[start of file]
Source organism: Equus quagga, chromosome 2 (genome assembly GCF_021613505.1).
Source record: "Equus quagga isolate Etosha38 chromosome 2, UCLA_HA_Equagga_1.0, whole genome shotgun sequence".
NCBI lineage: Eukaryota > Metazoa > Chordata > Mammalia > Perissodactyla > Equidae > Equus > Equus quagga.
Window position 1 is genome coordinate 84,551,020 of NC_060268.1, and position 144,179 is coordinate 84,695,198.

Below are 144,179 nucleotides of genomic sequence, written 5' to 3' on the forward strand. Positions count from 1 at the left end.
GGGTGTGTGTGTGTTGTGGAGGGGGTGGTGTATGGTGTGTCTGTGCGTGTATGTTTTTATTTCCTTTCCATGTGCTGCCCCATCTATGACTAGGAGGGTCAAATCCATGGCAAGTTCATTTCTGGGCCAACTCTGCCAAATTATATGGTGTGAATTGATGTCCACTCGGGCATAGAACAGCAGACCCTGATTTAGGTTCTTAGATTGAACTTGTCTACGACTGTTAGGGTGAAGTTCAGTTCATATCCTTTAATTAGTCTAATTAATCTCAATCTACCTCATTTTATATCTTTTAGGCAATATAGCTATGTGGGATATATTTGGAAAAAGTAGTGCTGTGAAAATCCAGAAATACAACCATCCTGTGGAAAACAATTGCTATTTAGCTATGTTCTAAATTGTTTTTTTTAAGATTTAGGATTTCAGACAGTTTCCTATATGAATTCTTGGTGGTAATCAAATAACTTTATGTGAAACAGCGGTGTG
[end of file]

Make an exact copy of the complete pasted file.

Source organism: Equus quagga, chromosome 2 (genome assembly GCF_021613505.1).
Source record: "Equus quagga isolate Etosha38 chromosome 2, UCLA_HA_Equagga_1.0, whole genome shotgun sequence".
NCBI lineage: Eukaryota > Metazoa > Chordata > Mammalia > Perissodactyla > Equidae > Equus > Equus quagga.
Window position 1 is genome coordinate 84,551,020 of NC_060268.1, and position 144,179 is coordinate 84,695,198.

Below are 144,179 nucleotides of genomic sequence, written 5' to 3' on the forward strand. Positions count from 1 at the left end.
GGGTGTGTGTGTGTTGTGGAGGGGGTGGTGTATGGTGTGTCTGTGCGTGTATGTTTTTATTTCCTTTCCATGTGCTGCCCCATCTATGACTAGGAGGGTCAAATCCATGGCAAGTTCATTTCTGGGCCAACTCTGCCAAATTATATGGTGTGAATTGATGTCCACTCGGGCATAGAACAGCAGACCCTGATTTAGGTTCTTAGATTGAACTTGTCTACGACTGTTAGGGTGAAGTTCAGTTCATATCCTTTAATTAGTCTAATTAATCTCAATCTACCTCATTTTATATCTTTTAGGCAATATAGCTATGTGGGATATATTTGGAAAAAGTAGTGCTGTGAAAATCCAGAAATACAACCATCCTGTGGAAAACAATTGCTATTTAGCTATGTTCTAAATTGTTTTTTTTAAGATTTAGGATTTCAGACAGTTTCCTATATGAATTCTTGGTGGTAATCAAATAACTTTATGTGAAACAGCGGTGTG